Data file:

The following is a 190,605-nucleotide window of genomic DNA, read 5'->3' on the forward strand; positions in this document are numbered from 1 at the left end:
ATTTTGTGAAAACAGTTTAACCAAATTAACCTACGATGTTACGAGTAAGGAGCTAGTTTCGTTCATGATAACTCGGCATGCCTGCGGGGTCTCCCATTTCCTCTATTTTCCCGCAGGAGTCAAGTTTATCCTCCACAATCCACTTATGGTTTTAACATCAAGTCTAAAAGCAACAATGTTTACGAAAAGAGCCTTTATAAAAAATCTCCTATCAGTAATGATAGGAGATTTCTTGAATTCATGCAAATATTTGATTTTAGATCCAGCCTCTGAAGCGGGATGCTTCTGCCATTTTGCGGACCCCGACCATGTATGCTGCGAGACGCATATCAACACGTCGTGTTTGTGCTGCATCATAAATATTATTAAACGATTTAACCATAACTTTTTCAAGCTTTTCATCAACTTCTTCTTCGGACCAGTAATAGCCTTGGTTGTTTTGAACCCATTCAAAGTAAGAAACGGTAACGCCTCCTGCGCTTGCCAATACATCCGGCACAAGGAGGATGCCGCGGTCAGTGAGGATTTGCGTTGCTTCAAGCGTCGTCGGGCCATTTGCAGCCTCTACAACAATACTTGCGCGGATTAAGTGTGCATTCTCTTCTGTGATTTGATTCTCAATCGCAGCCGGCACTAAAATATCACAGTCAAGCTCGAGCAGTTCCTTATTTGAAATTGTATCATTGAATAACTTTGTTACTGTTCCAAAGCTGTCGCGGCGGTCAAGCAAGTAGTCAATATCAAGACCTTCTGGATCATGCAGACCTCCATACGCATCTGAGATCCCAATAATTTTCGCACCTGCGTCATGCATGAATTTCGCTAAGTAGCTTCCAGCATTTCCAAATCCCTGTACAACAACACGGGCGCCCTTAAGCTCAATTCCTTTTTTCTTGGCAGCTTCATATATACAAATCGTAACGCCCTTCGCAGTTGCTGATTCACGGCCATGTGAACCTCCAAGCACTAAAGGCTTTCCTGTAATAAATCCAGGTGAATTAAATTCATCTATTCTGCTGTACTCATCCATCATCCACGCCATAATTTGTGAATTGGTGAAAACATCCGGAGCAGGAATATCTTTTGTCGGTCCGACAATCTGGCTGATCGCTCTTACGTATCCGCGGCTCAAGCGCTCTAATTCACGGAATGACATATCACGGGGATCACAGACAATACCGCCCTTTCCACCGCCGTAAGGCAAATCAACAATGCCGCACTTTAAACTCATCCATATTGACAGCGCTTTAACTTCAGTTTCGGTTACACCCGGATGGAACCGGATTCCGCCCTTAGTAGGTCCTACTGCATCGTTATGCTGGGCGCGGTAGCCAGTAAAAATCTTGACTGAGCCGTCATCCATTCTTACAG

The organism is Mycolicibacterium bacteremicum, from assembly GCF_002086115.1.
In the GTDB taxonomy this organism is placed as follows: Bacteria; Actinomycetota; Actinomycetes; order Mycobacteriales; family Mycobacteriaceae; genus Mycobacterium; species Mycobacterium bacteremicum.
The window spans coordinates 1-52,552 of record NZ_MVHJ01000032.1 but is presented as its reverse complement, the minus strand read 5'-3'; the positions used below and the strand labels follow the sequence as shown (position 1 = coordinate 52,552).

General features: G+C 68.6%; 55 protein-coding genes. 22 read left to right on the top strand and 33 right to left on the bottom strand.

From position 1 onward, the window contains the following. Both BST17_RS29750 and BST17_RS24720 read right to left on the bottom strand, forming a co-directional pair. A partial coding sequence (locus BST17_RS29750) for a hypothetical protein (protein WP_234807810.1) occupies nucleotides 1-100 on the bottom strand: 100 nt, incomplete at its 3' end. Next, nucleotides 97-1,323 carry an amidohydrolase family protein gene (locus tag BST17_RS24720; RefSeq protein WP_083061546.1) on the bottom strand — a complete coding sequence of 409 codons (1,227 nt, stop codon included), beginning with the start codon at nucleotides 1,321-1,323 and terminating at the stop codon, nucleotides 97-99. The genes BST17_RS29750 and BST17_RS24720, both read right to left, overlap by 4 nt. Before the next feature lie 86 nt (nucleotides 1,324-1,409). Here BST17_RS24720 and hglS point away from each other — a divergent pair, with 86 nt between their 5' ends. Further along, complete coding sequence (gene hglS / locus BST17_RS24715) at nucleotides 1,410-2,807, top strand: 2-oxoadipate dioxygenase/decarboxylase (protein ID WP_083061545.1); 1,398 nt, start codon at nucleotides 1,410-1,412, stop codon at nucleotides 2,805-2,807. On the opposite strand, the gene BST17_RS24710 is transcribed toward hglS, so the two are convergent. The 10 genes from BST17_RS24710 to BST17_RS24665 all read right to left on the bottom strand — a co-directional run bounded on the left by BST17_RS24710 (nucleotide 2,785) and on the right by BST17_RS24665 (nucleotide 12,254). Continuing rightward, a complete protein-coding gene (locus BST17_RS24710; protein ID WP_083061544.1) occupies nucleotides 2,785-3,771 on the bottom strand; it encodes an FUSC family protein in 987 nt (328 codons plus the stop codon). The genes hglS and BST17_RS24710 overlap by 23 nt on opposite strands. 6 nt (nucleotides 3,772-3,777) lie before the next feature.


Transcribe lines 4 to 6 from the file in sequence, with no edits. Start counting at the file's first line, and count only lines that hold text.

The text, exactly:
In the GTDB taxonomy this organism is placed as follows: Bacteria; Actinomycetota; Actinomycetes; order Mycobacteriales; family Mycobacteriaceae; genus Mycobacterium; species Mycobacterium bacteremicum.
The window spans coordinates 1-52,552 of record NZ_MVHJ01000032.1 but is presented as its reverse complement, the minus strand read 5'-3'; the positions used below and the strand labels follow the sequence as shown (position 1 = coordinate 52,552).

General features: G+C 68.6%; 55 protein-coding genes. 22 read left to right on the top strand and 33 right to left on the bottom strand.